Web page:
Since the Institute of Medicine called for a nationwide, mandatory reporting system to provide for the collection by state governments of standardized information about adverse medical events, much state activity has focused on the development and refinement of these systems. The information collected can help identify health system weaknesses, complement other state functions, and help safeguard health-care consumers.
The National Academy for State Health Policy (NASHP) recently collected information about all state adverse event reporting systems that were authorized as of October 2007. For purposes of this research, state adverse event reporting systems were defined as those systems authorized and operated by state governments to collect reports from hospitals (and in some cases other types of facilities such as ambulatory surgical centers) about adverse events, with the intent of improving patient safety. The work was supported by the Commonwealth Fund.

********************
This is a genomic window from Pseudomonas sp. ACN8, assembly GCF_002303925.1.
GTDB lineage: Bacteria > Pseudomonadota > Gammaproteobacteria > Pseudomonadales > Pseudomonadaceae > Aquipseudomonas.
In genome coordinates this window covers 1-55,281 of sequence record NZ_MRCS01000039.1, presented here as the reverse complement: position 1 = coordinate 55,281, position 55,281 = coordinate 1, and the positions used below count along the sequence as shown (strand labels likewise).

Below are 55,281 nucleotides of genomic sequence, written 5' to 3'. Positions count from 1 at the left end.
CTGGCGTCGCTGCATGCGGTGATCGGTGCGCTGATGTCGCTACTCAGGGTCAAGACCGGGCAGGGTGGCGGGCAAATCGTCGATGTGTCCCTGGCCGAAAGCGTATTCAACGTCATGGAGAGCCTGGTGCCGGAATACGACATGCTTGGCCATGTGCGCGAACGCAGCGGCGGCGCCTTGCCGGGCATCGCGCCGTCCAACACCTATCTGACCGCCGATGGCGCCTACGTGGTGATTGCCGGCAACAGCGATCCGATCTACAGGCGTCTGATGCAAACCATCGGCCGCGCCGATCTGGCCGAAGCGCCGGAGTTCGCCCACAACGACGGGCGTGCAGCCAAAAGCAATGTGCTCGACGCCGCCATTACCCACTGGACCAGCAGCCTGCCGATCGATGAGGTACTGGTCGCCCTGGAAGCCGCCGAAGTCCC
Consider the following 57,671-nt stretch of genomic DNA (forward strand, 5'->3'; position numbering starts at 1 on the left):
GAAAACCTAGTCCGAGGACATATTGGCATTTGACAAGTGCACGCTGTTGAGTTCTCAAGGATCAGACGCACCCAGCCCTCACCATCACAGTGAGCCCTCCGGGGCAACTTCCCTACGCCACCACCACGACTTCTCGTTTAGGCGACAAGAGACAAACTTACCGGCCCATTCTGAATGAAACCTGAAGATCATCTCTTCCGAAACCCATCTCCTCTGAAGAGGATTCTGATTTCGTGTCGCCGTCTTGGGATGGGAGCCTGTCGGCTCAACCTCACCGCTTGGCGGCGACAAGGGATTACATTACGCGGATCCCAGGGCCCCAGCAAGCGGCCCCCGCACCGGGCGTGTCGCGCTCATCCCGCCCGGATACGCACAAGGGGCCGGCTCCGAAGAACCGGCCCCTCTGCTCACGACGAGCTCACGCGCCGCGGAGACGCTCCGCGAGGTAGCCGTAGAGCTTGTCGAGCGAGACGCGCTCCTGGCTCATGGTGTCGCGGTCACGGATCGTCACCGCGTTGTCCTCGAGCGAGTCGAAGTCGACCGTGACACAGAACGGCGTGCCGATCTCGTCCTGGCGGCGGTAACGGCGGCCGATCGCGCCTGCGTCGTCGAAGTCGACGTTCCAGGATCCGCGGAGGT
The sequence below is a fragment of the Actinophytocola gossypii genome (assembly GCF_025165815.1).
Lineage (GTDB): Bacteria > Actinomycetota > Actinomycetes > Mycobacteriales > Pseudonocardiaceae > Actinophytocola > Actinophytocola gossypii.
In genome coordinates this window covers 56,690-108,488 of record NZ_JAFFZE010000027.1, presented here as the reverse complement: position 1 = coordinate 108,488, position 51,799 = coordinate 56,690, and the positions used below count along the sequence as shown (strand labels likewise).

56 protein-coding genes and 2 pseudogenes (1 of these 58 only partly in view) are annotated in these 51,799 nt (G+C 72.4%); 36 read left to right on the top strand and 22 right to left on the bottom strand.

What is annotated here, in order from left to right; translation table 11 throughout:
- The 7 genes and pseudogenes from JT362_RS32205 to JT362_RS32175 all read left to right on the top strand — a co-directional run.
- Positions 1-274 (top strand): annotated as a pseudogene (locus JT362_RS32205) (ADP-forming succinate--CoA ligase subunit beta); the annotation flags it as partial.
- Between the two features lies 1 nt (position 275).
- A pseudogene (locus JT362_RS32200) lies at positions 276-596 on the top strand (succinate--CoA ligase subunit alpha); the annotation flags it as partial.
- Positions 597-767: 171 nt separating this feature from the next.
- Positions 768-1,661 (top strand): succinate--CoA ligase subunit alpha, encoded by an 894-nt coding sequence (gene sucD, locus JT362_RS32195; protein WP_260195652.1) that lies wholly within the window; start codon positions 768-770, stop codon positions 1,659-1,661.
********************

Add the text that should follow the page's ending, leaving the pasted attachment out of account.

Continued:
This State Health Policy Survey Report provides a snap shot of the current scope and operations of state adverse event reporting systems and compares current information with information from previous NASHP work. The intent of this work is to identify trends in state policies governing those systems.